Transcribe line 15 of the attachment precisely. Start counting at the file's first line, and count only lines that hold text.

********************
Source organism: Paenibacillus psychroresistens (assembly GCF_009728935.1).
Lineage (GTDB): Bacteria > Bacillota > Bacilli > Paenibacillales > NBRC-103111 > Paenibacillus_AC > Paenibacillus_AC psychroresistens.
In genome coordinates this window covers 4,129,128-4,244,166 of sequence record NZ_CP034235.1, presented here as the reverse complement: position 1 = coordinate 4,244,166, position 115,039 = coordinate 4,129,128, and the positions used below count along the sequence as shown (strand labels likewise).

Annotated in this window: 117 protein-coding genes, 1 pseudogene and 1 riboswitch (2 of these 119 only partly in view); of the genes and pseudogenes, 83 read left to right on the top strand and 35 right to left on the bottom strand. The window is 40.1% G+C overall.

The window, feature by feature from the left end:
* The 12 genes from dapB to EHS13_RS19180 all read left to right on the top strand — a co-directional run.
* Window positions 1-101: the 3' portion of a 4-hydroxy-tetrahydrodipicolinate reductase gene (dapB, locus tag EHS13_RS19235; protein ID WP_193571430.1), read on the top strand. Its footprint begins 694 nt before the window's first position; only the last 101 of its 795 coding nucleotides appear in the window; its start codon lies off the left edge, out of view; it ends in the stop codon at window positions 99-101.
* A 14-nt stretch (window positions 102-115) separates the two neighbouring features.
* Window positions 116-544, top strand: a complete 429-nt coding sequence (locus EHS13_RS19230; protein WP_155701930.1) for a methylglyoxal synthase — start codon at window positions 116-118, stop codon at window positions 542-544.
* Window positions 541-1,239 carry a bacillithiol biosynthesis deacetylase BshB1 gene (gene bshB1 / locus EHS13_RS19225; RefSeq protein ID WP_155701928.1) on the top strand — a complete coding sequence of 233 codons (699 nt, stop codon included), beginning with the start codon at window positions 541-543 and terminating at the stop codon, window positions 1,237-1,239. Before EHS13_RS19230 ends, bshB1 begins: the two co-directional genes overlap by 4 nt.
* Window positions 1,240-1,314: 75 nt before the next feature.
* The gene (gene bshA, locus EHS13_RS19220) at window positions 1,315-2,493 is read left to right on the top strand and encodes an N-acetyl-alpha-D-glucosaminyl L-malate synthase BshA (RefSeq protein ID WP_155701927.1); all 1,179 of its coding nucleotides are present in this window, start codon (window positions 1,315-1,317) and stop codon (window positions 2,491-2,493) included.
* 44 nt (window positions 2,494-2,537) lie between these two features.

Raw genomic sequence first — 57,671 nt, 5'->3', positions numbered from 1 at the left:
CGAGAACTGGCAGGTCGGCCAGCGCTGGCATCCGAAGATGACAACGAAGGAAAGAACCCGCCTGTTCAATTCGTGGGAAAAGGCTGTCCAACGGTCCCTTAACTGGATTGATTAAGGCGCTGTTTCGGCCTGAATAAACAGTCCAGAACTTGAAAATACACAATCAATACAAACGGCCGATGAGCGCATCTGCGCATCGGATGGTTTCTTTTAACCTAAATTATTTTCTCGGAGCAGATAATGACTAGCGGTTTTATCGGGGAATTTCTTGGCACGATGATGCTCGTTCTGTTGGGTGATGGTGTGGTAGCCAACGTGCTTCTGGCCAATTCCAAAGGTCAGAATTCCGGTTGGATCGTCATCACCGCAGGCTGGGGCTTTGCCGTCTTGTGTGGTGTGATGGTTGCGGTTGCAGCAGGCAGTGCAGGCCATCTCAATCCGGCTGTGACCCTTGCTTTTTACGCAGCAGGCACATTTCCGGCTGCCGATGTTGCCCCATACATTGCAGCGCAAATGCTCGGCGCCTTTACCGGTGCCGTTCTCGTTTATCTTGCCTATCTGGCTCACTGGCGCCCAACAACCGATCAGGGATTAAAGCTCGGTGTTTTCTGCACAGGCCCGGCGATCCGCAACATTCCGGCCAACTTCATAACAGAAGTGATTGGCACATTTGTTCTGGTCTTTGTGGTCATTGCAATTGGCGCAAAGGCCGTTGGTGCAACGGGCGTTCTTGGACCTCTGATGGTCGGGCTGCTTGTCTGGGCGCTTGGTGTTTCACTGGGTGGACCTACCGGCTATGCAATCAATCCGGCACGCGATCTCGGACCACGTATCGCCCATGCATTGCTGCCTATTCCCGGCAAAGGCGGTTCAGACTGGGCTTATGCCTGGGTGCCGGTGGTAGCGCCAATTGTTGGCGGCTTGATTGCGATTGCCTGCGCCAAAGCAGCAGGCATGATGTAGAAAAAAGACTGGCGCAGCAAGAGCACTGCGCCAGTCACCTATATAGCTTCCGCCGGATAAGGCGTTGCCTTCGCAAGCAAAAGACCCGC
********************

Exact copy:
CGAGAACTGGCAGGTCGGCCAGCGCTGGCATCCGAAGATGACAACGAAGGAAAGAACCCGCCTGTTCAATTCGTGGGAAAAGGCTGTCCAACGGTCCCTTAACTGGATTGATTAAGGCGCTGTTTCGGCCTGAATAAACAGTCCAGAACTTGAAAATACACAATCAATACAAACGGCCGATGAGCGCATCTGCGCATCGGATGGTTTCTTTTAACCTAAATTATTTTCTCGGAGCAGATAATGACTAGCGGTTTTATCGGGGAATTTCTTGGCACGATGATGCTCGTTCTGTTGGGTGATGGTGTGGTAGCCAACGTGCTTCTGGCCAATTCCAAAGGTCAGAATTCCGGTTGGATCGTCATCACCGCAGGCTGGGGCTTTGCCGTCTTGTGTGGTGTGATGGTTGCGGTTGCAGCAGGCAGTGCAGGCCATCTCAATCCGGCTGTGACCCTTGCTTTTTACGCAGCAGGCACATTTCCGGCTGCCGATGTTGCCCCATACATTGCAGCGCAAATGCTCGGCGCCTTTACCGGTGCCGTTCTCGTTTATCTTGCCTATCTGGCTCACTGGCGCCCAACAACCGATCAGGGATTAAAGCTCGGTGTTTTCTGCACAGGCCCGGCGATCCGCAACATTCCGGCCAACTTCATAACAGAAGTGATTGGCACATTTGTTCTGGTCTTTGTGGTCATTGCAATTGGCGCAAAGGCCGTTGGTGCAACGGGCGTTCTTGGACCTCTGATGGTCGGGCTGCTTGTCTGGGCGCTTGGTGTTTCACTGGGTGGACCTACCGGCTATGCAATCAATCCGGCACGCGATCTCGGACCACGTATCGCCCATGCATTGCTGCCTATTCCCGGCAAAGGCGGTTCAGACTGGGCTTATGCCTGGGTGCCGGTGGTAGCGCCAATTGTTGGCGGCTTGATTGCGATTGCCTGCGCCAAAGCAGCAGGCATGATGTAGAAAAAAGACTGGCGCAGCAAGAGCACTGCGCCAGTCACCTATATAGCTTCCGCCGGATAAGGCGTTGCCTTCGCAAGCAAAAGACCCGC